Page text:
In his Man into Wolf (1948), anthropologist Robert Eisler drew attention to the fact that many Indo-European tribal names and some modern European surnames mean "wolf" or "wolf-men". This is argued by Eisler to indicate that the European transition from fruit gathering to predatory hunting was a conscious process, simultaneously accompanied by an emotional upheaval still remembered in humanity's subconscious, which in turn became reflected in the later medieval superstition of werewolves.[27]

Some modern researchers have tried to explain the reports of werewolf behaviour with recognised medical conditions. Dr Lee Illis of Guy's Hospital in London wrote a paper in 1963 entitled On Porphyria and the Aetiology of Werewolves, in which he argues that historical accounts on werewolves could have in fact been referring to victims of congenital porphyria, stating how the symptoms of photosensitivity, reddish teeth and psychosis could have been grounds for accusing a sufferer of being a werewolf. This is however argued against by Woodward, who points out how mythological werewolves were almost invariably portrayed as resembling true wolves, and that their human forms were rarely physically conspicuous as porphyria victims.[6] Others have pointed out the possibility of historical werewolves having been sufferers of hypertrichosis, a hereditary condition manifesting itself in excessive hair growth. However, Woodward dismissed the possibility, as the rarity of the disease ruled it out from happening on a large scale, as werewolf cases were in medieval Europe.[6] People suffering from Downs Syndrome have been suggested by some scholars to have been possible originators of werewolf myths.[20] Woodward suggested rabies as the origin of werewolf beliefs, claiming remarkable similarities between the symptoms of that disease and some of the legends. Woodward focused on the idea that being bitten by a werewolf could result in the victim turning into one, which suggested the idea of a transmittable disease like rabies.[6] However, the idea that lycanthropy could be transmitted in this way is not part of the original myths and legends and only appears in relatively recent beliefs.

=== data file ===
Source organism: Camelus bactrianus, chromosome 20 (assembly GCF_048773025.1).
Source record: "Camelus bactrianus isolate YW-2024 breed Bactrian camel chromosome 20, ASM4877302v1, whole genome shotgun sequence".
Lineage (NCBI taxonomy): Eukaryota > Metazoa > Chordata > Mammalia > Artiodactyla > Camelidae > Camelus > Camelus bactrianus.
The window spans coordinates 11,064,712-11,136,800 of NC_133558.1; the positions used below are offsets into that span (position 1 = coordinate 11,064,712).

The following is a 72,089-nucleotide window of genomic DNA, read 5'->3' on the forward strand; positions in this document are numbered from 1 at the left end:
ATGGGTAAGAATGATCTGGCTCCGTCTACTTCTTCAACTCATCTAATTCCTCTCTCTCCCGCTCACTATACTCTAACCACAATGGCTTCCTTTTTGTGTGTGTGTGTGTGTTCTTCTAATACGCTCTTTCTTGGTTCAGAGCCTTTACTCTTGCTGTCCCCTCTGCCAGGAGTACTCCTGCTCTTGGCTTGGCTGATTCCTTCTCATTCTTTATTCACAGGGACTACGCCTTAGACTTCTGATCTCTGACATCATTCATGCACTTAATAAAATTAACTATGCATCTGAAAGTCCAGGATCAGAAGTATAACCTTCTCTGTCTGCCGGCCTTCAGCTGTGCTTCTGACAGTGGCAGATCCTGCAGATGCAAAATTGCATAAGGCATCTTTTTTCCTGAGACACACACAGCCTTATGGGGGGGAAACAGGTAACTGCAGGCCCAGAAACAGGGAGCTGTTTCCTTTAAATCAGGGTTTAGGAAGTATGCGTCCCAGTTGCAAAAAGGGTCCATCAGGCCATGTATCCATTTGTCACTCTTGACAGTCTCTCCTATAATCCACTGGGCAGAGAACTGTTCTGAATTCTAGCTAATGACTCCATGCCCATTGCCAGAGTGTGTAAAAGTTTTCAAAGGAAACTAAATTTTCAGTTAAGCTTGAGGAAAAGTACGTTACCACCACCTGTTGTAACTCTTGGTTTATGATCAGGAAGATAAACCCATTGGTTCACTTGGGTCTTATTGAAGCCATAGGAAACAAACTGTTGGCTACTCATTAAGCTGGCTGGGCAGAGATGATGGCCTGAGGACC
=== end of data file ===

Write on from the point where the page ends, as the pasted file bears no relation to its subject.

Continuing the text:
Vampiric connections-

In Medieval Europe, the corpses of some people executed as werewolves were cremated rather than buried in order to prevent them from being resurrected as vampires.[6] Before the end of the 19th century, the Greeks believed that the corpses of werewolves, if not destroyed, would return to life as vampires in the form of wolves or hyenas which prowled battlefields, drinking the blood of dying soldiers. In the same vein, in some rural areas of Germany, Poland and Northern France, it was once believed that people who died in mortal sin came back to life as blood-drinking wolves. This differs from conventional werewolfery, where the creature is a living being rather than an undead apparition. These vampiric werewolves would return to their human corpse form at daylight. They were dealt with by decapitation with a spade and exorcism by the parish priest. The head would then be thrown into a stream, where the weight of its sins were thought to weigh it down. Sometimes, the same methods used to dispose of ordinary vampires would be used.[6] The vampire was also linked to the werewolf in East European countries, particularly Bulgaria, Serbia and Slovakia. In Serbia, the werewolf and vampire are known collectively as one creature; Vulkodlak.[6] In Hungarian and Balkan mythology, many werewolves were said to be vampiric witches who became wolves in order to suck the blood of men born under the full moon in order to preserve their health. In their human form, these werewolves were said to have pale, sunken faces, hollow eyes, swollen lips and flabby arms.[6] The Haitian jé-rouges differ from traditional European werewolves by their habit of actively trying to spread their lycanthropic condition to others, much like vampires.[6]  But these cases are in confliction with some belive that Werewolves and Vampires are born enemies by nature, yet they are so much alike.